miR-195-5p is involved in tumor suppression in CRC by directly regulating the NOTCH2 expression and thereby inhibiting CRC metastasis and M2-like polarization of macrophages. In turn, miR-195-5p/NOTCH2 was found to inhibit the M2-like TAMs polarization by suppressing the GATA3-mediated IL-4 secretion pathway in CRC cells, in turn helping in M1-type polarization. In summary, miR-195-5p/NOTCH2-GATA3/IL-4 axis can lead to be an impending therapeutic target [51].

miRNA-224 is involved in the inhibition of the progression of prostate cancer (PC) by downregulation of TRIB1 [52]. It was further reported that TRIB1 is responsible for the induction of M2 like-macrophages by IKB-zeta inhibition in the PC that was validated both in vitro and in vivo in mice models [53]. In summary, miR-224 downregulates TRIB1, which induces M2 phenotype macrophages and leads to the inhibition of the IKB-zeta in PC.

miR-301a-3p: The hypoxic exosomal miR-301a-3p promotes metastasis phenotype in PANC cells by inducing differentiation of M2 macrophage from the stromal macrophage [54]. The level of miR-301a-3p was enhanced under hypoxia conditions in both the PC cell-derived exosomes and PANC cells [54]. The genes responsible for the abovementioned regulation were HIF-1a and HIF-2a [54]. Further, knocking down miR-301a-3p in exosomes weakened the polarization of macrophages into M2 type significantly, thereby reducing invasion and the migration capability, and metastatic ability of the PANC cells both in vivo and ex vivo [54].

miR-503 was shown to play a vital role in promoting brain metastasis by programming the microglia inducing M1 to M2 macrophage polarization in BC patients [55]. All these events are initiated when XIST (X-inactive-specific transcript) expression is decreased in BC that activates MSN-c-Met which increases tumor cell stemness [55]. XIST knockout in the mammary glands of mice was significantly promoting the primary tumor growth and metastasis in the brain. These investigations validated the role of miR-503 in regulating M2 polarization in the microglia [55].

miR-1246: Hypoxic glioma cell-derived exosomes dispense miR-1246 in inducing the M2-like macrophage polarization [56], while in ovarian cancer (OC) miR-1246 confers chemoresistance by targeting through the M2-type macrophage polarization [57]. The target of miR-1246 in glioma cancer cells was TERF2IP via the NF-kB and STAT3 pathways [56] while in OC it was mediated through Cav1/p-gp/M2-type macrophage axis [57].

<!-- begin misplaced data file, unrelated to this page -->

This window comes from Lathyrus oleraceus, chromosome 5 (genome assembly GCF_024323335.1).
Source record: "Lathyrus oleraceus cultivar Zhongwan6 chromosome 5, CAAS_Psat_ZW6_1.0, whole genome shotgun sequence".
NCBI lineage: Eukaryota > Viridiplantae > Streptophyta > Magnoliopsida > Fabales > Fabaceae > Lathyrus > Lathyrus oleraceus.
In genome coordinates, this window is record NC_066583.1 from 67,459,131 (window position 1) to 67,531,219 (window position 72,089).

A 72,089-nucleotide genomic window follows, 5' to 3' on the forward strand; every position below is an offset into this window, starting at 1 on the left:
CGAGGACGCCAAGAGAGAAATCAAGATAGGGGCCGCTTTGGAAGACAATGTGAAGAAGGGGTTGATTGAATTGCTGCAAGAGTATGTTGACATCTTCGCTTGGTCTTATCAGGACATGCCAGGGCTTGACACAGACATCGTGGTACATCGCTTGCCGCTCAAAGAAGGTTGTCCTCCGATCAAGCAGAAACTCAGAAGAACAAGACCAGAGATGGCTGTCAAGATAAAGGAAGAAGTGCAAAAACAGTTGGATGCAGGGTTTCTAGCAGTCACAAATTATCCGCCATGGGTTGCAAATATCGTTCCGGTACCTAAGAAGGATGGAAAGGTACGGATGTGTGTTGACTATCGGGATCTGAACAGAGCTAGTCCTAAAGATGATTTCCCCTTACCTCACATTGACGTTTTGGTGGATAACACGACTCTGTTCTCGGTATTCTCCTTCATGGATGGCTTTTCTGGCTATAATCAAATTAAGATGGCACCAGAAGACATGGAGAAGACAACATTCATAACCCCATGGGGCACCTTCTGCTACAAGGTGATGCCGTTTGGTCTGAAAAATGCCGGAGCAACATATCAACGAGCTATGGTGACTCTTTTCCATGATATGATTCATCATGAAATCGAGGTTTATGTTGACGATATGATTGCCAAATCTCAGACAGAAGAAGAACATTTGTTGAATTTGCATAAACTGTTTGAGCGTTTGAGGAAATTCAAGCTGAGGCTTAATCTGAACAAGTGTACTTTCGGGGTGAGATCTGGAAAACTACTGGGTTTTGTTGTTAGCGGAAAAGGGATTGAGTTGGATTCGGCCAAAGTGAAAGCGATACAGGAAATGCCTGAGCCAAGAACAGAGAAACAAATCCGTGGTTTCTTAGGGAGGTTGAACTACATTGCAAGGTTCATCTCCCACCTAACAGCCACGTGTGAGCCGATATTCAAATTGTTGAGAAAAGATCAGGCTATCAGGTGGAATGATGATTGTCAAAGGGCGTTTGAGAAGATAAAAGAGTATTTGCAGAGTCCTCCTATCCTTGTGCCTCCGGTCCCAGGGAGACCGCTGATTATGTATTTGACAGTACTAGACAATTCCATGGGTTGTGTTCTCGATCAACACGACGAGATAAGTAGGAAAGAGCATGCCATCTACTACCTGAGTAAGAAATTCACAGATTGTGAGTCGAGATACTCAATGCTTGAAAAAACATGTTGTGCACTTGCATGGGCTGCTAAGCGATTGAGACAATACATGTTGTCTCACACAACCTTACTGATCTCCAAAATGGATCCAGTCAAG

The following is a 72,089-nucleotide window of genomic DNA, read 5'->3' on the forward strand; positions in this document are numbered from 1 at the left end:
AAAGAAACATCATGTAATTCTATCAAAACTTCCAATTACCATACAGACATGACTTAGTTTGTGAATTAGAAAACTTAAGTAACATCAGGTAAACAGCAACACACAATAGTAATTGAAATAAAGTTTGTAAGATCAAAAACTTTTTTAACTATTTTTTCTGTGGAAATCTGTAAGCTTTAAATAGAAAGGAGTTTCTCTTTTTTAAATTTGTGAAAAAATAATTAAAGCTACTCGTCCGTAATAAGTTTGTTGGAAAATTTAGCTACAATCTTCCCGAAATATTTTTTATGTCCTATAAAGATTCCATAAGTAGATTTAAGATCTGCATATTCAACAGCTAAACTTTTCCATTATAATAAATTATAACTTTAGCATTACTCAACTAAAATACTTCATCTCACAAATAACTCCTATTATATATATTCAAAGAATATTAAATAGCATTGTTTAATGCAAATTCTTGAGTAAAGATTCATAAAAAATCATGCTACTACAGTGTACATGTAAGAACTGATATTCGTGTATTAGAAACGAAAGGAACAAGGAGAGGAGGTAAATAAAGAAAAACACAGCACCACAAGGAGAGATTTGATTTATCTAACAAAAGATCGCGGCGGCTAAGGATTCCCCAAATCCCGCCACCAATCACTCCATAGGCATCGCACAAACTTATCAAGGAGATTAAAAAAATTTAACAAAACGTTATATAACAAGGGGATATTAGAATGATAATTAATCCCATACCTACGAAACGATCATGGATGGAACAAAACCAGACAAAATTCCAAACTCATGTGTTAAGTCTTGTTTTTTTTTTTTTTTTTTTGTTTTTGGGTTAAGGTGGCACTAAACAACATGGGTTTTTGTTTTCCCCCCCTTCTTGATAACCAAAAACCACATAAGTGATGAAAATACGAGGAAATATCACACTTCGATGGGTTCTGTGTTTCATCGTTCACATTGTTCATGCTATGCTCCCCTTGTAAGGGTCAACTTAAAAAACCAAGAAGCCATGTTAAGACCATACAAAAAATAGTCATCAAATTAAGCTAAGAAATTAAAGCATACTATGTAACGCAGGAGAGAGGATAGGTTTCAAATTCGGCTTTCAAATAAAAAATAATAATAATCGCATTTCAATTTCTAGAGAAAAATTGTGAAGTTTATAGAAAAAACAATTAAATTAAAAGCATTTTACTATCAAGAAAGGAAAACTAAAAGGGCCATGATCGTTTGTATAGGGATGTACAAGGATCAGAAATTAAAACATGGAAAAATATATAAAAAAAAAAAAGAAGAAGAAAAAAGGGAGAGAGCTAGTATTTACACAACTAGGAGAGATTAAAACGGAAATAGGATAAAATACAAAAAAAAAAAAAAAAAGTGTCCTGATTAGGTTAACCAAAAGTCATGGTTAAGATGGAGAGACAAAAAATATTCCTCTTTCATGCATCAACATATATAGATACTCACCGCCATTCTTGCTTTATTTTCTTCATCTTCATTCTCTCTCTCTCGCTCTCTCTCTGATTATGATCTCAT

miRNA Let-7b has an important function in the modulation of macrophage polarization, which in turn enhances the presence of TAMs in PC [58]. The upregulation of miR-let-7b was a signature event in PC-TAMs and downregulation in TAMs changed the inflammatory cytokines expression profiles [58]. The magnitude of this function was high, and it led to a reduction of the mobility and angiogenesis of prostate carcinoma cells when treated with let-7b inhibitors [58]. Let-7 expression can be suppressed by STAT3 through the direct instigation of LIN28A/LIN28B expression by the process of inflammation-stimulated EMT [59]. Let-7c regulates inflammation and associated cytokines through sputum macrophages in the initiation and progression of lung cancer (LC) [60]. Recently it was reported that the Lin-28B-let-7-HMGA2 axis was involved in inducing BC stem cells by M1 macrophage activation [61]. miR-let-7a is shown to be involved in M2 macrophage polarization and enhances oxidative phosphorylation activity in the hypoxic melanoma B16-F0 cells which were further engulfed into bone marrow macrophages [62].

Long non-coding RNAs regulating M1 or M2 macrophage-type polarization in cancers